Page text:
by	the line count and character count is echoed on	the user's
	     terminal.

     set     (se) With no arguments, prints all	variable values.  Otherwise,
	     sets option.  Arguments are of the	form option=value (no space
	     before or after `=') or option.  Quotation	marks may be placed
	     around any	part of	the assignment statement to quote blanks or
	     tabs, i.e.	``set indentprefix="->"''

     saveignore
	     Saveignore	is to save what	ignore is to print and type.  Header
	     fields thus marked	are filtered out when saving a message by save
	     or	when automatically saving to mbox.

     saveretain
	     Saveretain	is to save what	retain is to print and type.  Header
	     fields thus marked	are the	only ones saved	with a message when
	     saving by save or when automatically saving to mbox.  Saveretain
	     overrides saveignore.

     shell   (sh) Invokes an interactive version of the	shell.

     size    Takes a message list and prints out the size in characters	of
	     each message.

     source  The source	command	reads commands from a file.

     top     Takes a message list and prints the top few lines of each.	 The
	     number of lines printed is	controlled by the variable toplines
	     and defaults to 5.

     type    (t) A synonym for print.

     unalias
	     Takes a list of names defined by alias commands and discards the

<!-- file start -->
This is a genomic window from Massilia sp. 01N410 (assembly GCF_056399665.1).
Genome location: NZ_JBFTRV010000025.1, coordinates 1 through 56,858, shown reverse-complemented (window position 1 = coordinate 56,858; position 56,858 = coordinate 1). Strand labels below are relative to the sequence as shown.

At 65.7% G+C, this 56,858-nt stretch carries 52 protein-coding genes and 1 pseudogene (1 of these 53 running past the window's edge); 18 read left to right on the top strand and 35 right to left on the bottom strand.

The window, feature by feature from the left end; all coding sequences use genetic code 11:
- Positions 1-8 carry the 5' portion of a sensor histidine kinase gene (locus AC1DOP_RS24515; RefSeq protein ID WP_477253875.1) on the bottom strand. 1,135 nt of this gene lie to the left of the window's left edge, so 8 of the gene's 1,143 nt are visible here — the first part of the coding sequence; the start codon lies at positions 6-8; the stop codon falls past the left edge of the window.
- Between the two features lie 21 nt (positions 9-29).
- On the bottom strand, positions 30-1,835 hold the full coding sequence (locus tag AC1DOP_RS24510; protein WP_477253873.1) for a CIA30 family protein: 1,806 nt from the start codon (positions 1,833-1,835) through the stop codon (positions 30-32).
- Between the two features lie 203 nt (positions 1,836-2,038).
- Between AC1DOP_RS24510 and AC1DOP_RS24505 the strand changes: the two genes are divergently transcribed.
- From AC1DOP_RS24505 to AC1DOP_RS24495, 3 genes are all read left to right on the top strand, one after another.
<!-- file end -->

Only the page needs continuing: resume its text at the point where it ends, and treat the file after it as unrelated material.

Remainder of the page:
remembered	groups of users.  The group names no longer have any
	     significance.

     undelete
	     (u) Takes a message list and marks	each message as	not being
	     deleted.

     unread  (U) Takes a message list and marks	each message as	not having
	     been read.

     unset   Takes a list of option names and discards their remembered	val-
	     ues; the inverse of set.

     visual  (v) Takes a message list and invokes the display editor on	each
	     message.

     write   (w) Similar to save, except that only the message body (without
	     the header) is saved.  Extremely useful for such tasks as sending
	     and receiving source program text over the	message	system.

     xit     (x) A synonym for exit.

     z	     Mail presents message headers in windowfuls as described under
	     the headers command.  You can move	mail's attention forward to
	     the next window with the z	command.  Also,	you can	move to	the
	     previous window by	using z-.

   Tilde/Escapes
     Here is a summary of the tilde escapes, which are used when composing
     messages to perform special functions.  Tilde escapes are only recognized
     at	the beginning of lines.	 The name ``tilde escape'' is somewhat of a
     misnomer since the	actual escape character	can be set by the option
     escape.